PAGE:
Before coming to Serbia, you served in diplomacy in Tajikistan. In which country is it easier to be a diplomat – in a distant country with a completely different culture or here, in our country, where you are practically at home, in the city that was also your capital not so long ago?

Of course, it is easier in Belgrade – although, as far as diplomatic work is concerned, the work here is extremely demanding and sensitive. Tajikistan was a completely different story – a completely different culture, a kind of mixture of Persian-Islamic and Russian culture, and a unique example where, for instance, the Tajik variant of Farsi, the Persian language, is written in Cyrillic letters! Furthermore, Tajikistan is the poorest country in Central Asia, it has only seven percent of arable agricultural land, and everything else is covered by mountains from 1,000 to 7,000 meters high, lakes, glaciers, and rivers. We are talking about a country that has survived a five-year-long civil war and stands at the crossroads of various external influences and interests, from Iranian to Chinese and Russian. In this regard, the European Union’s development aid for Tajikistan, which, among other things, was dealt with by the EU Delegation I worked for, was of great importance.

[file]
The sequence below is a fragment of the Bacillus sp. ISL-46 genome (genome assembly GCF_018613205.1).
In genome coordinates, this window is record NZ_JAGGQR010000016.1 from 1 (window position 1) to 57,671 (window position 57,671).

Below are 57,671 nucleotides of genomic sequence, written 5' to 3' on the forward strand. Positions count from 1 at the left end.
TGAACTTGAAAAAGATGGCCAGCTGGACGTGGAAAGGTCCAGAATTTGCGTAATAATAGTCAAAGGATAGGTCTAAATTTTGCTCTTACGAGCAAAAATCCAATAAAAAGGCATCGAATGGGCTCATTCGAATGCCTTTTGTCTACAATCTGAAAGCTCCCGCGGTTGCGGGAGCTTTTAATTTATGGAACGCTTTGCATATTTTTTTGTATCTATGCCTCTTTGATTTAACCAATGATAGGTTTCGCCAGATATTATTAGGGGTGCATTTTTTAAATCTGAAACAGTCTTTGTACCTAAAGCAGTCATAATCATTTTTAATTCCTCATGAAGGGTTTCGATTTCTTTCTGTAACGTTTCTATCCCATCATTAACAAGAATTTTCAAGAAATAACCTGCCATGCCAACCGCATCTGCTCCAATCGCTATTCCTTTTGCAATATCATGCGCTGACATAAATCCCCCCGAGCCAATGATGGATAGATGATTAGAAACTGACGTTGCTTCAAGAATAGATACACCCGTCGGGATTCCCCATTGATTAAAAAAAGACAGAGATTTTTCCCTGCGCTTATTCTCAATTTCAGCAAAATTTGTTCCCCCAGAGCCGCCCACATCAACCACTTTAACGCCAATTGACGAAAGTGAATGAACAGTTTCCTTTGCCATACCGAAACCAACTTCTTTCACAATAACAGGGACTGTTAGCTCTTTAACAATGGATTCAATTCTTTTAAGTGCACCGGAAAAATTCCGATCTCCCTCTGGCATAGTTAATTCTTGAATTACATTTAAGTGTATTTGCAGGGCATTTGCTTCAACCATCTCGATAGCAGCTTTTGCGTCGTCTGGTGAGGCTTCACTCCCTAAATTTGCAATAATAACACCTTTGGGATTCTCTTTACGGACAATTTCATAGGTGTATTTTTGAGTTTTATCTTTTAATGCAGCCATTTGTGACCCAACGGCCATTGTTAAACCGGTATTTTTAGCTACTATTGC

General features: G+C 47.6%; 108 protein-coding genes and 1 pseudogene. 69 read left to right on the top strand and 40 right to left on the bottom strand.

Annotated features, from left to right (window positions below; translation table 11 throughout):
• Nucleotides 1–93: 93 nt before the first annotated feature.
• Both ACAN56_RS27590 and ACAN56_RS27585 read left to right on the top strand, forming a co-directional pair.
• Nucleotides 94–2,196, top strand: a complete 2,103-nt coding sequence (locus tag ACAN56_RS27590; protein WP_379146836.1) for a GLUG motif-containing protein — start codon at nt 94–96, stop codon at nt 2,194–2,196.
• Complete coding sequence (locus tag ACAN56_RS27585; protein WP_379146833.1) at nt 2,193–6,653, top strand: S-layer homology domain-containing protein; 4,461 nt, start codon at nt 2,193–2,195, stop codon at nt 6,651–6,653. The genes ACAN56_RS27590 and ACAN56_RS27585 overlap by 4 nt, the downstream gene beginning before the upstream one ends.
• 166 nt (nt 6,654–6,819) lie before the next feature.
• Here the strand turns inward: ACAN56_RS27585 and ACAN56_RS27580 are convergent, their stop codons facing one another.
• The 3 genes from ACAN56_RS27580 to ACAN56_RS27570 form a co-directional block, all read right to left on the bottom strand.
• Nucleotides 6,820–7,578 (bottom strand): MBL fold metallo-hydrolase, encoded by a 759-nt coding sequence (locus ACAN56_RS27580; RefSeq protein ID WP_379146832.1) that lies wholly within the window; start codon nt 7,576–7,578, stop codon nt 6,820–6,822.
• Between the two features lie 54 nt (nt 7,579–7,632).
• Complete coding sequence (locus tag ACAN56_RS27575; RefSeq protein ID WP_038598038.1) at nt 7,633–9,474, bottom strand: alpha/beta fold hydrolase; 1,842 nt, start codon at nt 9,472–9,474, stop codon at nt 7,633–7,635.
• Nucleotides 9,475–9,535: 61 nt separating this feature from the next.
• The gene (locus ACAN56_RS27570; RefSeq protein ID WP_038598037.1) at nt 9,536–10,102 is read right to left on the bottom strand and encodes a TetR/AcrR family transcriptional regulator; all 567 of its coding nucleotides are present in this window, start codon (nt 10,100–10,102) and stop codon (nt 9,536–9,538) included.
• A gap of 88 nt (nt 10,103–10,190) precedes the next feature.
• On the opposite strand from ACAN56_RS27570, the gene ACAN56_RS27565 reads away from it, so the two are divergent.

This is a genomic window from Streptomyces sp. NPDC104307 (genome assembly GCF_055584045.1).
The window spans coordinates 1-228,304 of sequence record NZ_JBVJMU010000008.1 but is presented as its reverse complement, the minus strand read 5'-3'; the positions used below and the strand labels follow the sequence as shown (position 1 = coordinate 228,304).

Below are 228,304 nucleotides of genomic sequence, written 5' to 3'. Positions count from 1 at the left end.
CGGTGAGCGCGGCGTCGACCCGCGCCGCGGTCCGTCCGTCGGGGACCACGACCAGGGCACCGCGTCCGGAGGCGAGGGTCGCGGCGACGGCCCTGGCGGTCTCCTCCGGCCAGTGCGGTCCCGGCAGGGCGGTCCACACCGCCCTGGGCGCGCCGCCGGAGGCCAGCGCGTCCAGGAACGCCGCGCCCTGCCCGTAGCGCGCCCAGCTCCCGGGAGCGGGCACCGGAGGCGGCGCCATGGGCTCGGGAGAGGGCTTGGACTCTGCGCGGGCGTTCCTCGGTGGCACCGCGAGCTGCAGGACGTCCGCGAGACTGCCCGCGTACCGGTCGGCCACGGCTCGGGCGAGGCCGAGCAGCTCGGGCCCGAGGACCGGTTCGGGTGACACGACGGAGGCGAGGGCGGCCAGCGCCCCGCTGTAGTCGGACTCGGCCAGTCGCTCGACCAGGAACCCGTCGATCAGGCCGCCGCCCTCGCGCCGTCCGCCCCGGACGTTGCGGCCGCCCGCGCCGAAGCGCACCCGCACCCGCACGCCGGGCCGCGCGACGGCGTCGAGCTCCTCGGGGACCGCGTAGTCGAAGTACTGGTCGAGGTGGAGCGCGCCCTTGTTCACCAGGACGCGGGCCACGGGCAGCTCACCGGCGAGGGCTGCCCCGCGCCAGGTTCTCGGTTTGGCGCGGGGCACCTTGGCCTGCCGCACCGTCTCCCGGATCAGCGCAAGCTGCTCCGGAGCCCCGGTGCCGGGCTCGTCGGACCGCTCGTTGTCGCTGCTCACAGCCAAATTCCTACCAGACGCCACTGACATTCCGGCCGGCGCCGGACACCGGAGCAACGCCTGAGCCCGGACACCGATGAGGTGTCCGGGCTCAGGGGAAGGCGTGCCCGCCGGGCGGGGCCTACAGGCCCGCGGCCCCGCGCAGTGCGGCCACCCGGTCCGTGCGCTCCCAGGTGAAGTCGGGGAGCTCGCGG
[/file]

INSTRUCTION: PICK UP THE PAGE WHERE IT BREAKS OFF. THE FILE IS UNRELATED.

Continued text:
Speaking about the relations between Serbia and Croatia, we cannot ignore the so-called small differences syndrome, where intolerance on both sides comes precisely from our similarities. How do you see these small differences? Shouldn’t they bring us closer together?